The subject matter of this research project are psycholinguistic and neurolinguistic mechanisms of language acquisition, language processing in younger and older adults, and language impairment in people with neurological disorders. The project involved diverse populations of language users (healthy monolinguals and bilinguals of different age, as well as patients with language disorders), which made it possible to study individual variability and universal mechanisms involved in language processing and to extend the understanding of the neural bases of language processing.
The objective is to identify individual and general mechanisms of normal language acquisition and language processing, as well as to investigate the nature of language impairment in people with brain disorders. Our specific research tasks were to investigate the mechanisms of typical and atypical language acquisition in children; to study psycholinguistic mechanisms in younger and older healthy monolingual adults; to identify the neural basis of language impairments in patients with brain disorders; and to identify language-specific mechanisms in healthy bilinguals.
The employed methods include cutting-edge methods of experimental linguistics and neuroscience: behavioral techniques measuring accuracy and reaction time (such as lexical decision, picture naming, self-paced reading, elicited production, etc.), eye-tracking, structural neuroimaging (including voxel-based lesion-symptom mapping and diffusion tensor tractography), functional magnetic resonance imaging (task-based and resting-state), direct electrical stimulation during awake neurosurgery.
Empirical base of research involves a set of psycholinguistic and neurolinguistic experiments. Participants belonged to diverse populations of different age, neurological and linguistic status: healthy children, healthy younger and older monolinguals, healthy bilinguals, patients with post-stroke aphasia, patients with brain tumors, and patients with epilepsy. Participants included native speakers of Russian, learners of Russian as L2, along with native speakers of English, Bashkir, and Japanese. Population and linguistic diversity allowed us to tackle the universal mechanisms of human language processing.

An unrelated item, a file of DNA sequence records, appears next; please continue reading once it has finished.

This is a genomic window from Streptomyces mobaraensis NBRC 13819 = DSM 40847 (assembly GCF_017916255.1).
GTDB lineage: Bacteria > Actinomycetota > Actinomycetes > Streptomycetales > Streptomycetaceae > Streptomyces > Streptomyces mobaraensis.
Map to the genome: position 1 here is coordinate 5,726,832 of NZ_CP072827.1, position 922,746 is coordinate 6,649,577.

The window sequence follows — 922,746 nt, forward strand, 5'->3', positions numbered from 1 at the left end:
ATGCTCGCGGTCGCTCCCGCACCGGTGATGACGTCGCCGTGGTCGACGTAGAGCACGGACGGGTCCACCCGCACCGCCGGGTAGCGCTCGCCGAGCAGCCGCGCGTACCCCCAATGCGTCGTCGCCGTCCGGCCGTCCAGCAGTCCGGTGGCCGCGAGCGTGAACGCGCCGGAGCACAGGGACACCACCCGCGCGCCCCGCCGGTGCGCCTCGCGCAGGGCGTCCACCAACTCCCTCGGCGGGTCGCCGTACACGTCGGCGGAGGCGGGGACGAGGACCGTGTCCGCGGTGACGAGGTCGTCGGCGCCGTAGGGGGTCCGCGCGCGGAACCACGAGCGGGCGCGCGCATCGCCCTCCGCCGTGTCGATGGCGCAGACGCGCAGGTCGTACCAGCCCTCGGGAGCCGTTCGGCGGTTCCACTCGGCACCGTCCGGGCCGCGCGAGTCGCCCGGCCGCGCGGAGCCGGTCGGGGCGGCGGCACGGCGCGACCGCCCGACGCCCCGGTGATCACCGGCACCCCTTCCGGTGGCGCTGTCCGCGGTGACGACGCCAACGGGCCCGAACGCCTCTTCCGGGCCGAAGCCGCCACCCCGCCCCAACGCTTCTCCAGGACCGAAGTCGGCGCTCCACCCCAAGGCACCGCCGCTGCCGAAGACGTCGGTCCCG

The results of this research project involve new empirical evidence about language functioning at different levels (phonological, lexical, grammatical and discourse) in children, neurologically healthy adults, and patients with brain damage. The findings have been published in eight original articles in English in high-impact international peer-reviewed journals, as well as presented at various international conferences.
Recommendations on implementation of the results involve further use of our experimental methods and findings in both basic and applied studies of language processing. Our research findings can inform future empirical studies that aim to further specify psycholinguistic and neurolinguistic models of language acquisition, normal functioning, and impairment. In addition, our results can aid in development of new clinical tools for language assessment and therapy in clinical populations.